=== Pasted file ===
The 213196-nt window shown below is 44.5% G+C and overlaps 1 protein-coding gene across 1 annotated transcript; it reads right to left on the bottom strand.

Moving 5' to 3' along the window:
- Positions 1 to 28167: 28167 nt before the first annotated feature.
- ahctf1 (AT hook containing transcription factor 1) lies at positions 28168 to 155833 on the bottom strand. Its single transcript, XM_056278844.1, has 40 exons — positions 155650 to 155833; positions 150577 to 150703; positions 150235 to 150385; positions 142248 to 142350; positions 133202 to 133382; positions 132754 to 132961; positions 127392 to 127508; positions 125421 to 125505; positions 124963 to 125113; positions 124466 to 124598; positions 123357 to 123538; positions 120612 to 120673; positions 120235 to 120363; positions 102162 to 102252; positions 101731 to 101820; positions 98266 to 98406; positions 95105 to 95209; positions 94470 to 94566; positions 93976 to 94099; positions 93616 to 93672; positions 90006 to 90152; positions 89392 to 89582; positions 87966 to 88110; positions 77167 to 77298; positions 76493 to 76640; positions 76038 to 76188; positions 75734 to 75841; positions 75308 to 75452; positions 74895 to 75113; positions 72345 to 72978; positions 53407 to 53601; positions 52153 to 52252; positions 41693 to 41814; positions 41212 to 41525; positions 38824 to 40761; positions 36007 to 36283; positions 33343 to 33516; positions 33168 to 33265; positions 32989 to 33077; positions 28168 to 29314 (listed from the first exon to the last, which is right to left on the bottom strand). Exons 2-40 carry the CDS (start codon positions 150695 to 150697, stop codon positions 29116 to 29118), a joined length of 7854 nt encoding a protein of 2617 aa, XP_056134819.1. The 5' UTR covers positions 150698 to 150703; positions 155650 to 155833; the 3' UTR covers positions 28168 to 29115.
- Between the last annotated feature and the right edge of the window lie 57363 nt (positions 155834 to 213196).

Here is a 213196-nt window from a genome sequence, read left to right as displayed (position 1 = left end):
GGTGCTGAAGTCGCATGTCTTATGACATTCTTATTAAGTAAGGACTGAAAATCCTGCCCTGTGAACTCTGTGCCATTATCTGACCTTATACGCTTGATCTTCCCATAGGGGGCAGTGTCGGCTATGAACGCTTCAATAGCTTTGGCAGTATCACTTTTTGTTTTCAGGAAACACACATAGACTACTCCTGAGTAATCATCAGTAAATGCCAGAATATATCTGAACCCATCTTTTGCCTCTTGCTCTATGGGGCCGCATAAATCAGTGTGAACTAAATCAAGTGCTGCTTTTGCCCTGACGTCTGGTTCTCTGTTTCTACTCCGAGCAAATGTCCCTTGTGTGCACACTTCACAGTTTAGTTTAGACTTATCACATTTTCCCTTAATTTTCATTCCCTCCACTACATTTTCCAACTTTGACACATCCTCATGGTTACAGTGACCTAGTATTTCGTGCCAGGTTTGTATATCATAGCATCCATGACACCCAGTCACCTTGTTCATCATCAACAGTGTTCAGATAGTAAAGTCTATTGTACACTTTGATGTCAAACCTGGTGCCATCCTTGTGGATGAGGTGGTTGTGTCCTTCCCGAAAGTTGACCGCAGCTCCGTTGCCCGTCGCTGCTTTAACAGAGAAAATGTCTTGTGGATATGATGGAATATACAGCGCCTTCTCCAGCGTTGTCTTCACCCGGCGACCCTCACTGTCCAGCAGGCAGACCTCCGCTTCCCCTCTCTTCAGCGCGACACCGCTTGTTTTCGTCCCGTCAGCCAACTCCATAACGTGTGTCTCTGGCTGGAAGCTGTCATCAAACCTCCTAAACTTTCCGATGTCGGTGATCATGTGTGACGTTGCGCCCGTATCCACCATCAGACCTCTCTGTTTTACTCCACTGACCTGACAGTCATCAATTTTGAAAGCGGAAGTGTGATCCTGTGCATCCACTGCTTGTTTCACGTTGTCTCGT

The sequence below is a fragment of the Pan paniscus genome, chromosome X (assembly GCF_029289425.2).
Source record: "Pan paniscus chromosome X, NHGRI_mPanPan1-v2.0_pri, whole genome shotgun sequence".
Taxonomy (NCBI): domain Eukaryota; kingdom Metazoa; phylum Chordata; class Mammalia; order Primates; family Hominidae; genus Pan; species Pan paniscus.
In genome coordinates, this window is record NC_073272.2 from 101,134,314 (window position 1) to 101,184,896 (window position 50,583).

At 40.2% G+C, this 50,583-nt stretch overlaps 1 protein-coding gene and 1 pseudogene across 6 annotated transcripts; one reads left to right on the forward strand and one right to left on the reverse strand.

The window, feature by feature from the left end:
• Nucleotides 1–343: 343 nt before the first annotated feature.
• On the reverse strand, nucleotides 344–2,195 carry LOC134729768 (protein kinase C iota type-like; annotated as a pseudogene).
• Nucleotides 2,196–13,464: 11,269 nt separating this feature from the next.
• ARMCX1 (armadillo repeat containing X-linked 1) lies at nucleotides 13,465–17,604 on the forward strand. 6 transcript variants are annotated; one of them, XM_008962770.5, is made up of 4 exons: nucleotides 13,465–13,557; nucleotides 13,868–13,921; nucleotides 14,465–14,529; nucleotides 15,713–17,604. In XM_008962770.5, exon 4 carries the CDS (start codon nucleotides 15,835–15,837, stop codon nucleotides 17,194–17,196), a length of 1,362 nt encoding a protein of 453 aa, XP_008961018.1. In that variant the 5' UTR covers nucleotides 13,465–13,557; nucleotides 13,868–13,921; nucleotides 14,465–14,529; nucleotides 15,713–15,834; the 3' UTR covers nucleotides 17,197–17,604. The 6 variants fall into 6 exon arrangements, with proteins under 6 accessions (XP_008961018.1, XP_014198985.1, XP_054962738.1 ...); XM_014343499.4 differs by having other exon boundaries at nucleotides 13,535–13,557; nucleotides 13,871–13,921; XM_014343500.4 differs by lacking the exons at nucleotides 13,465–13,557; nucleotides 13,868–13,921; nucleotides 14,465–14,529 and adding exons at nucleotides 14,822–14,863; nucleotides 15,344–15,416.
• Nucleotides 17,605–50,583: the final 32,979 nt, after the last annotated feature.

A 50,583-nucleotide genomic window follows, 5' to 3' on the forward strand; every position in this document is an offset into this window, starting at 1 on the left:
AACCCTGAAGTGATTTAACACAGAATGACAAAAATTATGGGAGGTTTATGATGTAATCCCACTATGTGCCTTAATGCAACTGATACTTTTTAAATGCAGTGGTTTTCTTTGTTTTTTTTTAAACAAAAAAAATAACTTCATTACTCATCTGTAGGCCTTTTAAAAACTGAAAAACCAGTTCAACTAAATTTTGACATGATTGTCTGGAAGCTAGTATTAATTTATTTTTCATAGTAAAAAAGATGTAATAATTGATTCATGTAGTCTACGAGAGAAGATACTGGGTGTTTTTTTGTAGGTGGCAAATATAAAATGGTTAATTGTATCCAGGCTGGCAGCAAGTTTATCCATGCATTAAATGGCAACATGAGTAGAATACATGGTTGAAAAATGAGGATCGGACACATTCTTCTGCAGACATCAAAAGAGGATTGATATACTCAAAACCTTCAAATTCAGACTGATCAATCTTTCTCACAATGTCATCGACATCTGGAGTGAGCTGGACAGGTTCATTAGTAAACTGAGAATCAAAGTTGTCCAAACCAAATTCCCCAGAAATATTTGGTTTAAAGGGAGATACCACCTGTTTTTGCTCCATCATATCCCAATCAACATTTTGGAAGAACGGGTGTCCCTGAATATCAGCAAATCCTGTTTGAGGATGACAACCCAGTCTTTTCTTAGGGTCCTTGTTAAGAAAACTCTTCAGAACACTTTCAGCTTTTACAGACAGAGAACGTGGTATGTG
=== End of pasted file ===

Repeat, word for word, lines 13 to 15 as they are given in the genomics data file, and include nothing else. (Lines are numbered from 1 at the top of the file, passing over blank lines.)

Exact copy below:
The window, feature by feature from the left end:
• Nucleotides 1–343: 343 nt before the first annotated feature.
• On the reverse strand, nucleotides 344–2,195 carry LOC134729768 (protein kinase C iota type-like; annotated as a pseudogene).